There are signs, there’s a billboard, there’s educational material distributed by rental agencies, there are warnings plastered on websites and social media and there are deputies patrolling the beach, but people — hundreds of them — continue ignoring the warnings to stay away from the Outer Banks endangered herd of Colonial Spanish mustangs.
The law states that everyone must stay at least 50 feet away from the wild horses roaming the beaches of the Currituck Outer Banks. Petting them and feeding them is illegal. Yet all day, every day in the summertime, the Corolla Wild Horse fund fields calls and messages about people breaking the rules.
Last Friday, that disregard for the rules resulted in the worst possible outcome. Danny, a yearling colt, died a slow and painful death after being given an apple.
Danny’s death isn’t just sad, it’s a critical loss for the future of the wild horse herd.
“We only have 100 horses left in the wild and every single one lost is devastating to the genetic health and diversity,” said Meg Puckett, the CWHF’s herd manager. “It’s hard enough to lose one to natural causes like Valor and the snake bite, but to lose one to something caused by humans and so easily avoided is just … I don’t even have a word for how bad that is.”
The sheriff’s office, too, has received numerous complaints over the summer of people approaching or corralling the wild horses along the beaches of Currituck for the purpose of feeding, petting or taking photos.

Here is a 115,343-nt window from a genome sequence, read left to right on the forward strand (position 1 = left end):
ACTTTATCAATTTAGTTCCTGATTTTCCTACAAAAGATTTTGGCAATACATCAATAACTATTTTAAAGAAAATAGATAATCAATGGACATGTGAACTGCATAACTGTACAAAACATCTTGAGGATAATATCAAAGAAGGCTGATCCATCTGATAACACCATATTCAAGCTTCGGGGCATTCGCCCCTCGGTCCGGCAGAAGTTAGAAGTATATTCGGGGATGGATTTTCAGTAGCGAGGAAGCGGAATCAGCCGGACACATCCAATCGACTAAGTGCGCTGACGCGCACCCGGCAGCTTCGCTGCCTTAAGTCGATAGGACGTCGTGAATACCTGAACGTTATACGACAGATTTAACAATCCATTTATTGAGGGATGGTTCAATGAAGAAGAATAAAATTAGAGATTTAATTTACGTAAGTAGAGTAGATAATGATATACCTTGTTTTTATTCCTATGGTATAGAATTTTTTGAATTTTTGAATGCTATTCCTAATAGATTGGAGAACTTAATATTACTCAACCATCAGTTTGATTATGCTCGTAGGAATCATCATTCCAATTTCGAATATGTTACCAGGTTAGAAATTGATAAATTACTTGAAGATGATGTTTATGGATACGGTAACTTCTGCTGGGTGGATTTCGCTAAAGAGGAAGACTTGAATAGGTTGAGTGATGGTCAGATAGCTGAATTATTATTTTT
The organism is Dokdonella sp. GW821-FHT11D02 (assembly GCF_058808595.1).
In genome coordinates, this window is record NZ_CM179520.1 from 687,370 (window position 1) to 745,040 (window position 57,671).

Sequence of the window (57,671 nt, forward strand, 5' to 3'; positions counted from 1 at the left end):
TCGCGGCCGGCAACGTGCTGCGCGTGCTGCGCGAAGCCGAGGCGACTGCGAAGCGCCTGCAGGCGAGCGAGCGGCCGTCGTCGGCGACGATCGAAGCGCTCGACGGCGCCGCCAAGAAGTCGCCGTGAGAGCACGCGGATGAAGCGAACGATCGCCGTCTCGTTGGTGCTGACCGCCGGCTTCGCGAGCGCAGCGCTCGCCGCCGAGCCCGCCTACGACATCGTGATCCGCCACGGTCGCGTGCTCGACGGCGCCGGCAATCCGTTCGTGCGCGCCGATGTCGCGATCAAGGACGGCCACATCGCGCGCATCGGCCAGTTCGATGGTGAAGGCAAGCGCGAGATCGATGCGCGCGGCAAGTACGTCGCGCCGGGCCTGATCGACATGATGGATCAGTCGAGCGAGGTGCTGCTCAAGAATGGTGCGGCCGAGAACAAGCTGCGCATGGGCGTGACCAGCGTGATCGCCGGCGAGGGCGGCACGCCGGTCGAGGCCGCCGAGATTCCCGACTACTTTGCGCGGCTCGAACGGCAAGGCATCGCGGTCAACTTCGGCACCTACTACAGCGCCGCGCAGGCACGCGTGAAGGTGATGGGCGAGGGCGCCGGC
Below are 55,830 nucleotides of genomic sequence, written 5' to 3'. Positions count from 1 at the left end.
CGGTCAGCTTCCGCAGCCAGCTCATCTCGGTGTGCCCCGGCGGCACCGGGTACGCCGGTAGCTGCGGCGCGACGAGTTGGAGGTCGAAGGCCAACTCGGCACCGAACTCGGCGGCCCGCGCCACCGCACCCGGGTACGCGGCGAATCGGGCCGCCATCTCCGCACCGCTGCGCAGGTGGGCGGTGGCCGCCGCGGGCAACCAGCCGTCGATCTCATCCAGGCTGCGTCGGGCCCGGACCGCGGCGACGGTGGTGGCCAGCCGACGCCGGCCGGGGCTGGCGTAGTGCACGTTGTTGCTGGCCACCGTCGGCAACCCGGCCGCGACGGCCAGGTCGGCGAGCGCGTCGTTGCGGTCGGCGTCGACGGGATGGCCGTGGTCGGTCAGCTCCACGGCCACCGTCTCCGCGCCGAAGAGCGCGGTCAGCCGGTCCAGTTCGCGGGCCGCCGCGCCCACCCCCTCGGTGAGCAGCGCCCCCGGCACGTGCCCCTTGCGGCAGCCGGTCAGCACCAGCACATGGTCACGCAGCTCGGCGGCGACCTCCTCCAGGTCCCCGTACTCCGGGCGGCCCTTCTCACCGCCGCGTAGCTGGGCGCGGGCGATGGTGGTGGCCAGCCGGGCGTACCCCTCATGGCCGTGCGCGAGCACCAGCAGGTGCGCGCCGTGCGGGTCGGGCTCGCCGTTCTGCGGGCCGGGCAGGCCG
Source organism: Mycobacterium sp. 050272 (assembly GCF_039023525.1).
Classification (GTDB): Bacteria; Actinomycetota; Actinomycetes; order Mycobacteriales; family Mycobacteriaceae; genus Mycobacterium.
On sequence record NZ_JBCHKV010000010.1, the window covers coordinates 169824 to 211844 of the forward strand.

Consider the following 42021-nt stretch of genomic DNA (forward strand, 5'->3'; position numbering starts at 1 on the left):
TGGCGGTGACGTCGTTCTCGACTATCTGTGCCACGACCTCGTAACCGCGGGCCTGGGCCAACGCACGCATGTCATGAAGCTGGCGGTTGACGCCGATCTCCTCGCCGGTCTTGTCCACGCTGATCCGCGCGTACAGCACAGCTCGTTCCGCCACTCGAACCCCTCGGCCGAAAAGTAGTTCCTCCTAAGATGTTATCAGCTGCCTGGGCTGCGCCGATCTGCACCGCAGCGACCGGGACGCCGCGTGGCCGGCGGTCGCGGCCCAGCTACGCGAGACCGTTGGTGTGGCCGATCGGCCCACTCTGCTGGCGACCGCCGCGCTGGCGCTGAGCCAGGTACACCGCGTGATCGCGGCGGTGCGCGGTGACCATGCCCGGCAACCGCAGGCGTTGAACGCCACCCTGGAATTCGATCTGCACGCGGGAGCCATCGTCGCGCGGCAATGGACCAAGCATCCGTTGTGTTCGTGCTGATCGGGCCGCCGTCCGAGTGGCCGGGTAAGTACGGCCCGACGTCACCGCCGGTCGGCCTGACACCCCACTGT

In June, the CWHF received a call about a distressed foal, and responded immediately along with law enforcement. Sebastian was separated from his mom by a fence (she could easily get over, he could not) and got surrounded by onlookers and panicked. In the end, mom and foal were reunited but it could have ended much differently.
That example is just one of many.
PSA number 2 for the day: DO NOT DO THIS. It’s illegal. It’s dangerous. It’s selfish and unfair to the horses. Junior…
The Currituck County Sheriff’s Office last year instituted a “no warning” rule for citing those caught harassing the wild horses, and that directive continues this year. The county ordinance carries a $500 maximum fine, and requires a mandatory court appearance.
Currituck County Sheriff’s Office Chief Deputy Jeff Walker said deputies issued 15 tickets to people violating the horse ordinance last month.
Puckett said the CWHF has ordered 200 new yard signs warning people not to feed or approach the wild horses. This week, staffers placed two large, south-facing signs near Weeping Radish Brewery with similar warnings.
Puckett hopes that people will do research on the wild horses and the rules regarding human interaction before visiting. And take it “seriously when we say that feeding and interaction can kill them.”
One of the biggest ways you can help the wild horses is follow the rules (if a horse walks up to you, walk away), and report violations when you see them to the Currituck County Sheriff’s Office.